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Kata Reviewing Guidelines

This article contains a set of guidelines, which can be used by reviewers to determine whether a kata meets quality requirements to be approved and become available for users to train on. They were collected to help ensure that kata are of sufficient quality and users' experience will be as good as possible.


  • The kata must be reviewed before it's approved. See Curating a Kata HOWTO for more details on how to review a kata.
  • The review should be as complete as possible, including all applicable steps mentioned in Curating a Kata HOWTO. If the reviewer is not able to perform a complete review, they should ask other users for help.
  • Conformity to kata authoring guidelines should be verified. All applicable guidelines should be followed by the author.


  • The satisfaction rating should indicate quality of kata as a concept, not its current state of condition in terms of open issues which can be fixed. If you think the kata itself is valuable but you simply have some issues with it, then you should select "Somewhat" and create an issue instead. If you think the kata is really great, other than the issues, then you can choose "Very". Do not choose "None" simply because the kata has an issue but it is otherwise a good kata.
  • When casting a vote for difficulty rating, reviewers should consider a broader picture than just their own skills. It's true that the way how difficulty rankings are handled by Codewars is far from perfect, and not balanced well. It's also true that difficulty level is not easy to estimate, because what is easy for one, can be difficult for another, and vice versa. The way how difficulty ranking works will be hopefully improved in the future, but until then, your votes should not throw the system deliberately off-balance.


  • A kata can be approved only if the review confirms that it is of sufficient quality, it holds to all applicable quality guidelines, and all reported issues have been addressed.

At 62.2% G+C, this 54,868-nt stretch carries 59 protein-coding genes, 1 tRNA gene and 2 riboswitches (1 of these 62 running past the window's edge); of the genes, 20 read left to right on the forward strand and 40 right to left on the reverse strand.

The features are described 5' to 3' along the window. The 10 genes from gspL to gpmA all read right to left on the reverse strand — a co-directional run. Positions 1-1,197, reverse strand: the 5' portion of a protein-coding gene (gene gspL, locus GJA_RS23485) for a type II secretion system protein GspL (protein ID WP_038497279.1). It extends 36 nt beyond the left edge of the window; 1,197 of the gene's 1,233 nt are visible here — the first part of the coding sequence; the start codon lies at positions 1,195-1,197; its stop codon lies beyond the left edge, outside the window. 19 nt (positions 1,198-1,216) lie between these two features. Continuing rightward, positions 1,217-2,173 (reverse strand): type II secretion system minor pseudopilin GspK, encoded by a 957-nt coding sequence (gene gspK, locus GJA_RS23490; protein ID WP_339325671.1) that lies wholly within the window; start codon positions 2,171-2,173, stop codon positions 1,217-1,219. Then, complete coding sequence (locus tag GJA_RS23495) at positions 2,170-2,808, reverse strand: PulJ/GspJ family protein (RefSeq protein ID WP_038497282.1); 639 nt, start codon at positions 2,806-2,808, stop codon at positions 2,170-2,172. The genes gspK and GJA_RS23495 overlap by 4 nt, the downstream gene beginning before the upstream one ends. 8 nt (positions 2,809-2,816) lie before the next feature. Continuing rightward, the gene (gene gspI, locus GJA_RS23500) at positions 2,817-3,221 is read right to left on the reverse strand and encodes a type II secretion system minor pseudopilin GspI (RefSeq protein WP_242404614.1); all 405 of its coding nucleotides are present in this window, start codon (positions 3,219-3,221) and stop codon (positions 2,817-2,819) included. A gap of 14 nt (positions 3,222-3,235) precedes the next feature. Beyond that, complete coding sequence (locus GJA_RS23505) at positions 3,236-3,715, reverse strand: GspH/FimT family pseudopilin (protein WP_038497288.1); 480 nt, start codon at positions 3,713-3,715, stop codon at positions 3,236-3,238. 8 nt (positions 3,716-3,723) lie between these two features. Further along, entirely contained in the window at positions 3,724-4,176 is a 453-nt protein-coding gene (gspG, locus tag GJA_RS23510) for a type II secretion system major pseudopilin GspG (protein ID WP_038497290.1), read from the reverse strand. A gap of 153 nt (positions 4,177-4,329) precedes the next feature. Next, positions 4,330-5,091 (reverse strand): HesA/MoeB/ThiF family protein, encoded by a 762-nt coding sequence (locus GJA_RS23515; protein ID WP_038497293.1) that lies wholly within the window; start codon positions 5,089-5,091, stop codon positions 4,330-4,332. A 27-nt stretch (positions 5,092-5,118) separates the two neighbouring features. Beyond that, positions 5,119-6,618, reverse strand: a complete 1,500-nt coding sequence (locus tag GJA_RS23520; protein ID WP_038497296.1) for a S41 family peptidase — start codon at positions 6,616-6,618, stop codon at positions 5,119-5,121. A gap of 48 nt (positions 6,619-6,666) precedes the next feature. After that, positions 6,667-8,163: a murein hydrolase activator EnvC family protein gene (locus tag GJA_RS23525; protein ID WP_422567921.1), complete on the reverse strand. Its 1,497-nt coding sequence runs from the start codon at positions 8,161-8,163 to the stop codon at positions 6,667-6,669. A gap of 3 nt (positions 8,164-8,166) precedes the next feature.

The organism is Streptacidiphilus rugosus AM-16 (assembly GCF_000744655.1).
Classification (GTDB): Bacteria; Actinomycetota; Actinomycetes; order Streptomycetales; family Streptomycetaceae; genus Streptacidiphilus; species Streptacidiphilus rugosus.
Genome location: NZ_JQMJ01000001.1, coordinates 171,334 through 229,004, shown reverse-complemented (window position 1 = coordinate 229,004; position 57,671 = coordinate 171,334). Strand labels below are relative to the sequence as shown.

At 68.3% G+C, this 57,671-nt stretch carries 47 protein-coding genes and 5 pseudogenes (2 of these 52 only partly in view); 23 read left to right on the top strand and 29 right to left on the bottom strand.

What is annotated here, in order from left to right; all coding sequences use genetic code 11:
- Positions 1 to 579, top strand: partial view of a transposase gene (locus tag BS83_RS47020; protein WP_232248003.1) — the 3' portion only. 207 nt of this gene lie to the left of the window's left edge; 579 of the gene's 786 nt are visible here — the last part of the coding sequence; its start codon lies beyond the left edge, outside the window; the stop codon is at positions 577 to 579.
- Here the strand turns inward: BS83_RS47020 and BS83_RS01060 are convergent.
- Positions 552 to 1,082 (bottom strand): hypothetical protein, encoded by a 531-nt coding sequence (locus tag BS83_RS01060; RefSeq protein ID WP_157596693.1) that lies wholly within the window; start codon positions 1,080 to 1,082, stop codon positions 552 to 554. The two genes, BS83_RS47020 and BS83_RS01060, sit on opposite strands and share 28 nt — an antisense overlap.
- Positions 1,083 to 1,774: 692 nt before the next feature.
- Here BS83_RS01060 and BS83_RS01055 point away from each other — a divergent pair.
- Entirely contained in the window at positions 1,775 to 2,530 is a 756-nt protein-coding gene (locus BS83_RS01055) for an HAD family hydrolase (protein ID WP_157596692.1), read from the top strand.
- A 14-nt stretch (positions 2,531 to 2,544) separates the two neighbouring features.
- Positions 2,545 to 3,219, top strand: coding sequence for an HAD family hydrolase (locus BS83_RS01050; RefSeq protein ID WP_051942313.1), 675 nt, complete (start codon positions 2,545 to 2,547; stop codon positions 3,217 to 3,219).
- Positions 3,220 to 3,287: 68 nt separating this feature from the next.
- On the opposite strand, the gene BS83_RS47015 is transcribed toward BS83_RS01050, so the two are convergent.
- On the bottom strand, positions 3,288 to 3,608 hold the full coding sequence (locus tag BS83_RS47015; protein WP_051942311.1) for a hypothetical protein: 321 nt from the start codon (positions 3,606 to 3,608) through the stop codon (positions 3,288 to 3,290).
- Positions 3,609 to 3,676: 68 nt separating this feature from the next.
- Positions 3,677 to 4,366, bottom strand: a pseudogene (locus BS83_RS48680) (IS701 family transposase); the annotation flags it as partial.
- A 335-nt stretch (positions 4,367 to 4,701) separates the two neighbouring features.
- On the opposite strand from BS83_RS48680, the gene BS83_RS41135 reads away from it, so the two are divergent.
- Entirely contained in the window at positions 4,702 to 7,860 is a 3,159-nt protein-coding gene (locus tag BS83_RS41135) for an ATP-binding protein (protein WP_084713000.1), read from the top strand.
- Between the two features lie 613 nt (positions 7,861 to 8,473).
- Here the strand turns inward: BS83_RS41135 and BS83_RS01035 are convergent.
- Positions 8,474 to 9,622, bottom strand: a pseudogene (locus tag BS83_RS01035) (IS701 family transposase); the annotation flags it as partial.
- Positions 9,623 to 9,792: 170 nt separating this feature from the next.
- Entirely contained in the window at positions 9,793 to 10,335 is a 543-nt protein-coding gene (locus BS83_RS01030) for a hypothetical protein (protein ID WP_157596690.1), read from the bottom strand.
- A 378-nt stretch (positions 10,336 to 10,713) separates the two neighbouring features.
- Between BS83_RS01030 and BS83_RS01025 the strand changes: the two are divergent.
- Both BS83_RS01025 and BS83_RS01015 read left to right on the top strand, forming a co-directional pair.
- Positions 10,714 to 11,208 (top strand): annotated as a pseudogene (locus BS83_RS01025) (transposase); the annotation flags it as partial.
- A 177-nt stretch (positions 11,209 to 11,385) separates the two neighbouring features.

• Approvers should keep responsibility for all issues in the kata they approved. You should actively maintain all problems which slipped through your review and ended up in an approved kata: fix issues, consider suggestions, answer questions.


  • Reported issues and bugs should be fixed. When for some reason a reported issue is not going to be fixed, clearly explain why. If some issue is reported repeatedly, at least put a note in the description how to work around it. Do not mark valid issues as resolved, leave them for others to fix.
  • It's allowed for a fix to invalidate existing solutions. Existing solutions should be considered, but also should not be used as an argument for bad quality. If possible, backward compatible fixes are preferred, but it's not necessary if they address a severe bug or a serious problem with the kata. Consider the maturity of the kata and severity of the issue when introducing a fix which is not backwards compatible:
    • For existing kata with thousands of solutions, code style issues (for example name of solution function) probably can wait.
    • For a kata which is still in beta, all solutions can be invalidated if necessary.
  • Kata should not be hijacked if its author is active and has not abandoned it. It's discouraged to modify kata of other authors while they are still active and actively maintain their content. However, it's perfectly allowed to modify a kata if:
    • Its author is no longer active,
    • The author is active, but does not maintain their content,
    • Identified issue is of high severity and causes problems to users training on the affected kata.